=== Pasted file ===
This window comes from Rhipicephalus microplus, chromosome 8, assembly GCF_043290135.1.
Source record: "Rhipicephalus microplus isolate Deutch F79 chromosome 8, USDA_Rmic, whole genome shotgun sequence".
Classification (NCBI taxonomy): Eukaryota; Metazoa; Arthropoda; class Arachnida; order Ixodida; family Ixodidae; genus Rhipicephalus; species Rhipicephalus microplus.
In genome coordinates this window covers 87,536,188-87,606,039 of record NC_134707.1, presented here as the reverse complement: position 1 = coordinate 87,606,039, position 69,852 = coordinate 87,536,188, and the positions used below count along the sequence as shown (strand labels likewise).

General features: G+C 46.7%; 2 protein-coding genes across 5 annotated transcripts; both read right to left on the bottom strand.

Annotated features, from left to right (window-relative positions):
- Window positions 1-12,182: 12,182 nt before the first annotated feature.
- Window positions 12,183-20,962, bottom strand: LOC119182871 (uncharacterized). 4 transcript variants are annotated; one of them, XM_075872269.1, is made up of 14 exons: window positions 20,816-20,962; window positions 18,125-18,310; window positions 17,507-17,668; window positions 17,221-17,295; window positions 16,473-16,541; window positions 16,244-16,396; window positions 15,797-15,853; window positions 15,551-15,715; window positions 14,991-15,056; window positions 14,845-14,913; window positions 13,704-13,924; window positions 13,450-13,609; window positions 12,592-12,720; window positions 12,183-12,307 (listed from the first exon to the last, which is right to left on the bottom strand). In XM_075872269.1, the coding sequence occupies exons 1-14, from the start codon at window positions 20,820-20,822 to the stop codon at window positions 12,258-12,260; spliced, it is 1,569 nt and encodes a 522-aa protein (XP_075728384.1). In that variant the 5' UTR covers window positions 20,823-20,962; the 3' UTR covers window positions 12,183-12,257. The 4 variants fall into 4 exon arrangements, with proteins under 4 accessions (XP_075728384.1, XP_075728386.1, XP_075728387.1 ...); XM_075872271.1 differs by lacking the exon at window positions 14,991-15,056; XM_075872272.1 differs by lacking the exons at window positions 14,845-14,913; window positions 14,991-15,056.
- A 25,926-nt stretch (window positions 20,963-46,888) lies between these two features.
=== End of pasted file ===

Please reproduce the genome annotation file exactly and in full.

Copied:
This window comes from Rhipicephalus microplus, chromosome 8, assembly GCF_043290135.1.
Source record: "Rhipicephalus microplus isolate Deutch F79 chromosome 8, USDA_Rmic, whole genome shotgun sequence".
Classification (NCBI taxonomy): Eukaryota; Metazoa; Arthropoda; class Arachnida; order Ixodida; family Ixodidae; genus Rhipicephalus; species Rhipicephalus microplus.
In genome coordinates this window covers 87,536,188-87,606,039 of record NC_134707.1, presented here as the reverse complement: position 1 = coordinate 87,606,039, position 69,852 = coordinate 87,536,188, and the positions used below count along the sequence as shown (strand labels likewise).

General features: G+C 46.7%; 2 protein-coding genes across 5 annotated transcripts; both read right to left on the bottom strand.

Annotated features, from left to right (window-relative positions):
- Window positions 1-12,182: 12,182 nt before the first annotated feature.
- Window positions 12,183-20,962, bottom strand: LOC119182871 (uncharacterized). 4 transcript variants are annotated; one of them, XM_075872269.1, is made up of 14 exons: window positions 20,816-20,962; window positions 18,125-18,310; window positions 17,507-17,668; window positions 17,221-17,295; window positions 16,473-16,541; window positions 16,244-16,396; window positions 15,797-15,853; window positions 15,551-15,715; window positions 14,991-15,056; window positions 14,845-14,913; window positions 13,704-13,924; window positions 13,450-13,609; window positions 12,592-12,720; window positions 12,183-12,307 (listed from the first exon to the last, which is right to left on the bottom strand). In XM_075872269.1, the coding sequence occupies exons 1-14, from the start codon at window positions 20,820-20,822 to the stop codon at window positions 12,258-12,260; spliced, it is 1,569 nt and encodes a 522-aa protein (XP_075728384.1). In that variant the 5' UTR covers window positions 20,823-20,962; the 3' UTR covers window positions 12,183-12,257. The 4 variants fall into 4 exon arrangements, with proteins under 4 accessions (XP_075728384.1, XP_075728386.1, XP_075728387.1 ...); XM_075872271.1 differs by lacking the exon at window positions 14,991-15,056; XM_075872272.1 differs by lacking the exons at window positions 14,845-14,913; window positions 14,991-15,056.
- A 25,926-nt stretch (window positions 20,963-46,888) lies between these two features.